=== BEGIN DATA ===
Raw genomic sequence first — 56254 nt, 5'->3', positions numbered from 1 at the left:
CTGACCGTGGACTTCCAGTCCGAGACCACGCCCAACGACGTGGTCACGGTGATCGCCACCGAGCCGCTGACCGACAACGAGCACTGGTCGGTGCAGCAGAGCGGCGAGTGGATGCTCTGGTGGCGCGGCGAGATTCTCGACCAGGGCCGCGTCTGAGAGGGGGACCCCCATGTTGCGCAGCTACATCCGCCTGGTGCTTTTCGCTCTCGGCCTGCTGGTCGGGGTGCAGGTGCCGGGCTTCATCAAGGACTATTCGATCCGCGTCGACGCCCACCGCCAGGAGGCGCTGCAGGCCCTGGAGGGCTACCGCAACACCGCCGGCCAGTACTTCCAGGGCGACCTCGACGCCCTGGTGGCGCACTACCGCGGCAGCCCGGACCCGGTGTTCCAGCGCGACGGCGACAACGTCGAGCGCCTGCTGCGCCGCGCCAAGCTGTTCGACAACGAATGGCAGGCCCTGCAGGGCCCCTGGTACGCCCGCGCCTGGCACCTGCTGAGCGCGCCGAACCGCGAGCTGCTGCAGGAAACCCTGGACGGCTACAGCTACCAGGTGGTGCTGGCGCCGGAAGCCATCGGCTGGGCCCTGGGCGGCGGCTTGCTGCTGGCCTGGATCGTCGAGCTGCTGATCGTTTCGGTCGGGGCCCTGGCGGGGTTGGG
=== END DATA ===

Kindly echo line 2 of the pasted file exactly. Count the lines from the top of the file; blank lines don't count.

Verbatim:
CTGACCGTGGACTTCCAGTCCGAGACCACGCCCAACGACGTGGTCACGGTGATCGCCACCGAGCCGCTGACCGACAACGAGCACTGGTCGGTGCAGCAGAGCGGCGAGTGGATGCTCTGGTGGCGCGGCGAGATTCTCGACCAGGGCCGCGTCTGAGAGGGGGACCCCCATGTTGCGCAGCTACATCCGCCTGGTGCTTTTCGCTCTCGGCCTGCTGGTCGGGGTGCAGGTGCCGGGCTTCATCAAGGACTATTCGATCCGCGTCGACGCCCACCGCCAGGAGGCGCTGCAGGCCCTGGAGGGCTACCGCAACACCGCCGGCCAGTACTTCCAGGGCGACCTCGACGCCCTGGTGGCGCACTACCGCGGCAGCCCGGACCCGGTGTTCCAGCGCGACGGCGACAACGTCGAGCGCCTGCTGCGCCGCGCCAAGCTGTTCGACAACGAATGGCAGGCCCTGCAGGGCCCCTGGTACGCCCGCGCCTGGCACCTGCTGAGCGCGCCGAACCGCGAGCTGCTGCAGGAAACCCTGGACGGCTACAGCTACCAGGTGGTGCTGGCGCCGGAAGCCATCGGCTGGGCCCTGGGCGGCGGCTTGCTGCTGGCCTGGATCGTCGAGCTGCTGATCGTTTCGGTCGGGGCCCTGGCGGGGTTGGG